they cannot, upon the submission of the facts to me, I shall fix it.
I have reached the above conclusion after a consideration of all of the authorities which the parties have called to my attention. Basically, however, taxation of the cost of copies of the record is a discretionary matter, the decision of which, depending upon the facts, will vary from case to case. The conclusion which I have arrived at appears to be the proper one under the facts before me.
Cost of the Transcript of Pre-Trial Arguments
The defendant Liggett & Myers contends that the Clerk erroneously disallowed the cost of transcribing the pretrial arguments before Kraft, J., on September 17, 1957 and June 17, 1958, and before me on April 14, May 14, and November 24, 1959. These arguments dealt with objections to interrogatories, motions to compel deposition witnesses to answer questions, for leave to amend the complaint, and to certify a question to the Court of Appeals. A review of these transcripts and related papers indicates that, except for the twenty-nine-page transcript of the argument before Judge Kraft on June 17, 1958, none were necessary for use in the case either by counsel or by me. A different conclusion is not required because the ruling which I made on the matter argued before me on November 24, 1959 was contained at pp. 21-24 of the transcript. I am not certain whether an order was entered consistent with my ruling; but even if no such order was entered it could have been, and it was not necessary to prepare a transcript of the argument to preserve the ruling.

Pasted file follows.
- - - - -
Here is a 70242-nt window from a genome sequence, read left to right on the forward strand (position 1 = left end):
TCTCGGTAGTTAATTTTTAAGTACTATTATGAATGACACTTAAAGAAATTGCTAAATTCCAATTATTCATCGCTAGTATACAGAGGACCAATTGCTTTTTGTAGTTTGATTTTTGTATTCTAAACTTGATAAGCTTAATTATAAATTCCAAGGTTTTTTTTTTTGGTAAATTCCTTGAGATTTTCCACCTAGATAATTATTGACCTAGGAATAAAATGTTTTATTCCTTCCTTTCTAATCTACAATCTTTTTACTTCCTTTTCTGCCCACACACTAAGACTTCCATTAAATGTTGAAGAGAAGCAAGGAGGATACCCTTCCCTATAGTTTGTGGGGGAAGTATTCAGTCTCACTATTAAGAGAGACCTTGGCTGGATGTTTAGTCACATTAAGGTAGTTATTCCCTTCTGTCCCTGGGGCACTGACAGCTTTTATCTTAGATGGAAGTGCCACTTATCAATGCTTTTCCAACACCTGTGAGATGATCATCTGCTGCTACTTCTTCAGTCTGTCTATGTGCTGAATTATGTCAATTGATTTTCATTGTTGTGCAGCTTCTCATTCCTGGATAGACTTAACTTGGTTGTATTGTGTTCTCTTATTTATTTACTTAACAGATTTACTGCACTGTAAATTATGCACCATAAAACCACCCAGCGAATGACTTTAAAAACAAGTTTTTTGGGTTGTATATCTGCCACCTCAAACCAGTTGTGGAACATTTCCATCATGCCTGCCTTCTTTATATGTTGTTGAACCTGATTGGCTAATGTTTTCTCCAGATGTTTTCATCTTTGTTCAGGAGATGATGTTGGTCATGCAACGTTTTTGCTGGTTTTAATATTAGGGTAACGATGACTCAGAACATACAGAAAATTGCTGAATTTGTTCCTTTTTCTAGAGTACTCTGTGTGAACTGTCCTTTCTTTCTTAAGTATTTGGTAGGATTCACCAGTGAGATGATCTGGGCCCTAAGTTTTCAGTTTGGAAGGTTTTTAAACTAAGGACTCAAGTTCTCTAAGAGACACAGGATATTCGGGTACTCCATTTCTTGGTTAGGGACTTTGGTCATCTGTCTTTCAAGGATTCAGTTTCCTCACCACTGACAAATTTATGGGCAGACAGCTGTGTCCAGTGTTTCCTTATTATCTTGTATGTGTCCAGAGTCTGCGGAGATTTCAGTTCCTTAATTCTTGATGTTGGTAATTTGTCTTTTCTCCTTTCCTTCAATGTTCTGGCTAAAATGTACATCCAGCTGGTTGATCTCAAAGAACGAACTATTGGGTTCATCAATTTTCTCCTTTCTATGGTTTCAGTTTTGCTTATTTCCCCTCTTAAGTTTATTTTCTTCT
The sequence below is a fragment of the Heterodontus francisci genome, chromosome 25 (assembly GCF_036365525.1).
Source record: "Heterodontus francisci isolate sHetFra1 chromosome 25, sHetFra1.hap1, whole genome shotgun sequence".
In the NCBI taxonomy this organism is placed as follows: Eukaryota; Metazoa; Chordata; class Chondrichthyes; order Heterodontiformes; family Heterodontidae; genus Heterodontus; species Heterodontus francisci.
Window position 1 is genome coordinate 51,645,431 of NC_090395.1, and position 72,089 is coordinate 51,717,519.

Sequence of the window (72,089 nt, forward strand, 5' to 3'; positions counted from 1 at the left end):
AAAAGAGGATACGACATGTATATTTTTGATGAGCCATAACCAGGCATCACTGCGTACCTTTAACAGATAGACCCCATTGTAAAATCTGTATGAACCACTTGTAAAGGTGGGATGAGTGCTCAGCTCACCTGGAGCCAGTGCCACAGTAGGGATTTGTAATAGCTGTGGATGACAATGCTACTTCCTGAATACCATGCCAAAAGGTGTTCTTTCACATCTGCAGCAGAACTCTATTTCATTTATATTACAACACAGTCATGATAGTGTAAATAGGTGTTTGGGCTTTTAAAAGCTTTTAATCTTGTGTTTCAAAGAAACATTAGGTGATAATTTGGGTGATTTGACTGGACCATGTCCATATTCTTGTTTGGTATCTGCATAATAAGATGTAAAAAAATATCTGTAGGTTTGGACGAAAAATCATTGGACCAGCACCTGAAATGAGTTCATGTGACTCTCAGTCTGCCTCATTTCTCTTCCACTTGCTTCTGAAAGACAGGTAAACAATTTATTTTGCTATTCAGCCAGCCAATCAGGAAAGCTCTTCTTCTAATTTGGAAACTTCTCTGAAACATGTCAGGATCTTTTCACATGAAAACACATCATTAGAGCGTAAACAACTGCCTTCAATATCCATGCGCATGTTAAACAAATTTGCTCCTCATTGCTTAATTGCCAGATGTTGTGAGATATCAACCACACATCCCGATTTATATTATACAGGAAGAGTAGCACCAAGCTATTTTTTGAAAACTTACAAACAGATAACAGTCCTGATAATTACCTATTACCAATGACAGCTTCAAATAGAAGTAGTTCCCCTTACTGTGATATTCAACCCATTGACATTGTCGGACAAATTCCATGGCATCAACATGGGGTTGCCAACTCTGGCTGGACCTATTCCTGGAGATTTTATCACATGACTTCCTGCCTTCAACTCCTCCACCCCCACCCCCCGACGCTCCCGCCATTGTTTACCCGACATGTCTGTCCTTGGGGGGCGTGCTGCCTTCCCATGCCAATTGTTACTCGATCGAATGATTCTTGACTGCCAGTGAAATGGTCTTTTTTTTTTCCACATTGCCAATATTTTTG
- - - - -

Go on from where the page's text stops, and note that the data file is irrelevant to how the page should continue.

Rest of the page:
The cost of transcribing the argument before Judge Kraft on June 17, 1958 should be allowed. The order which I entered on October 6, 1958 states that all counsel agreed that the motion argued before Judge Kraft on June 17, 1958 should be determined by me 'on briefs filed and argument theretofore had before Kraft, J.' Obviously, I could make no disposition upon the basis of any argument presented to Judge Kraft unless I had a transcript of it before me. The transcript was therefore necessary for use in the case.
Cost of the Transcripts of Post-Trial Arguments
The argument of the defendant Liggett & Myers to the contrary notwithstanding, the Clerk properly disallowed the cost of transcribing the arguments which took place on March 25, April 1 and April 21, 1960. These dealt, for the most part, with the motions of the defendants for directed verdicts, and, in minor part, with the motion of Reynolds to strike certain portions of plaintiff's brief opposing the directed verdict motions. Prior to the arguments the motions had been fully briefed by the parties. Although the transcripts were of some convenience to the Court in ruling upon the motions, they were in no sense necessary for use in the case.
Let an order be submitted consistent with the rulings herein.
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